• How significant do you think it is to foreground the literature written by ethnic minorities? Do you think we are being able to do that in the Bangladeshi literary scenario?
For quite some time now, I’ve been talking about how our sustained neglect of—and even historical amnesia surrounding—the literary works produced by ethnic and linguistic minorities in Bangladesh tellingly characterize the country’s contemporary literary scenario. That neglect—although it’s more than neglect as such—tells us who we are and what we are. Actually, when it comes to dealing with the minority question, we remain dominantly nationalist to the core, while we also remain even racist at more levels than one. I think the literary scenario in Bangladesh cannot be considered in an isolated abstraction from the kind of mainstream political culture that has evolved in the country over the years. It’s a culture that is fiercely ethnocentric on the one hand and decisively pro-imperialist on the other. This culture doesn’t encourage the foregrounding of literary works by minorities, who in reality remain internally colonized precisely in the sense indicated by the great Caribbean revolutionary theorist of colonialism and racism Frantz Fanon.
In other words, internal colonialism serves as a veritable obstacle to the production and dissemination of minority literature in Bangladesh. Think of the writers from such linguistic and ethnic minorities as Bihari, Chakma, Marma, Khasi, Santhal, Garo, Oraon, Munda, and even Rohingya, just to name but a few. We hardly know them, let alone discuss their works at the national level. And, indeed, what we know and what we do not know are by no means ideologically or politically innocent. Of course, some minority works—particularly some Urdu literary works produced in Bangladesh—continue to be tokenized by some Bengali middle-class readers and critics, ones who always condescendingly speak of those works. But tokenization, condescension, and appropriation cannot be our ways out. What, however, we need is a rigorous critical engagement with minority literary productions in Bangladesh. And I don’t think that engagement is possible without a continuous anticolonial and antiracist struggle against our own political, cultural, and literary Establishments.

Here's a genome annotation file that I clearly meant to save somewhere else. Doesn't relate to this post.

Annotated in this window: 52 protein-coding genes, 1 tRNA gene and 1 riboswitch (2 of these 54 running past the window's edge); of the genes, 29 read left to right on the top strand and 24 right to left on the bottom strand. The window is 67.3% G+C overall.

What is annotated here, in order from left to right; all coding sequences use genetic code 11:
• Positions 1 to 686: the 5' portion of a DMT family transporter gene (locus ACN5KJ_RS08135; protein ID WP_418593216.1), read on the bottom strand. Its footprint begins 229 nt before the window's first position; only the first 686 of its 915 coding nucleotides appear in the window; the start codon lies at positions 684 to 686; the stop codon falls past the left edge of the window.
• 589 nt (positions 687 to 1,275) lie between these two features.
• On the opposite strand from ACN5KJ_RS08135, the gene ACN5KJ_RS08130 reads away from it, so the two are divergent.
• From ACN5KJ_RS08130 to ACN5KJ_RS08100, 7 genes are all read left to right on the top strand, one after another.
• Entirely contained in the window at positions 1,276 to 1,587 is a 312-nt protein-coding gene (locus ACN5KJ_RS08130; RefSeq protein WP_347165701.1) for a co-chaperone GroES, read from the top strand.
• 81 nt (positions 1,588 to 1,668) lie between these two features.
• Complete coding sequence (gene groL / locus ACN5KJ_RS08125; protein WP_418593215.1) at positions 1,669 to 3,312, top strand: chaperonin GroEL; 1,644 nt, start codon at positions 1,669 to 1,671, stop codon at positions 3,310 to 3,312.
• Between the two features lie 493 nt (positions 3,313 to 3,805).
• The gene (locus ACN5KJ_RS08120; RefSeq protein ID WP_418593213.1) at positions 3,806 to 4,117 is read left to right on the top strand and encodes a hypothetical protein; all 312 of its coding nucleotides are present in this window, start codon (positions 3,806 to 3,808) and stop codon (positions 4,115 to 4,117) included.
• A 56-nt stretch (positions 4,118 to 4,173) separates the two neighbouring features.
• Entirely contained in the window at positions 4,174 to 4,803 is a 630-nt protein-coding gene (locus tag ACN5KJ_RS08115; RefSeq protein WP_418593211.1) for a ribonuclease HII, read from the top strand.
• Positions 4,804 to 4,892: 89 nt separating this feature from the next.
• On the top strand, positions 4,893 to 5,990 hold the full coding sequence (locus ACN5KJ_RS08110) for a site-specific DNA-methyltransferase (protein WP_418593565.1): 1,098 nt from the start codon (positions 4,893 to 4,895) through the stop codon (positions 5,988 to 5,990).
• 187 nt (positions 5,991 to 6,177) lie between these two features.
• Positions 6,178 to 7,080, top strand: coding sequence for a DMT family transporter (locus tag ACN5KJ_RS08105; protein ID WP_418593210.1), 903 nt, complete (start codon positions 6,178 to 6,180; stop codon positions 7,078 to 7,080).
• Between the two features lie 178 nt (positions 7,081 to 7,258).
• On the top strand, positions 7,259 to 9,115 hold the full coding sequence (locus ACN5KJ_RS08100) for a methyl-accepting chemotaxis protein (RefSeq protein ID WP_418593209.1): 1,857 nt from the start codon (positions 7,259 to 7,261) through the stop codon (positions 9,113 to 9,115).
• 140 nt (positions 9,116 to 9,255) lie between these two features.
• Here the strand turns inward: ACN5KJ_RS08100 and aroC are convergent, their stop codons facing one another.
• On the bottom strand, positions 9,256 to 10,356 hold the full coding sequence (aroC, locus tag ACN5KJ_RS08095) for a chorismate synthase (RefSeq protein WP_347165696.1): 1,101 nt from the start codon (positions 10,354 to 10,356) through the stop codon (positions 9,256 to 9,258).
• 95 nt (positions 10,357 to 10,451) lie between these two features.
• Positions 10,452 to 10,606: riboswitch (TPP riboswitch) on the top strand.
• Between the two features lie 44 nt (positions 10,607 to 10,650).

• You write as well as teach both Prose and Poetry. Which one do you personally prioritize? Or do you think both are equally important?
For me prose and poetry are equally important. I, for one, remain opposed to the kinds of hierarchies some creative writers tend to endorse and rehearse in our country and also outside it, holding that creativity is the private or paternal property of the privileged few. In the US, I regularly teach a course called “Creativity” (not Creative Writing). One major assumption underlying this decidedly interdisciplinary course is that creativity resides in the entire range of lived human practices. In fact, it has been historically proven that one can be creative as a poet, as a mathematician, as a musician, as a mechanic, as a manager, as a farmer, as a teacher, even as a proof-reader, as an accountant, as an administrator, as an activist, as a cook, as a shopkeeper, even as an electrician, and so on. The great Latin American writer-historian-essayist Eduardo Galeano—one who writes prose with audacious flair and stylistic energy—has a groundbreaking book of vignettes called Mirrors that superbly demonstrates the ubiquity of creativity in the history of human achievements and accomplishments, making the point that nothing human is alien to creativity. Indeed, I value creativity in general. And I find it in both poetry and prose, which I value equally.
  • How do you look at the connections between Marx’s materialist perception and literature?
Well, the German philosopher, political economist, and revolutionary Karl Marx is not a mechanical or vulgar materialist but a dialectical materialist, meaning that he attends to—among other things—the complex, mutually determining interactions between matter and idea, between what he himself calls “base” (economy) and “superstructure” (culture). It is not for nothing that in works such as The German Ideology and even The Communist Manifesto—among other works of course—Marx speaks of not only “material production” but also “spiritual production.” For him, literature belongs to the domain of spiritual production, which, however, remains “burdened with matter,” to use Marx’s own words. That is to say, literature for Marx cannot but be a materially conditioned spiritual production as well as a spiritually conditioned material production in which aesthetic and ideological and other forces are at work on more levels than one, although there are some dominant tendencies to reduce Marx’s perceptions of literature and culture to his ostensible concern with the question of mere ideology as “false consciousness.”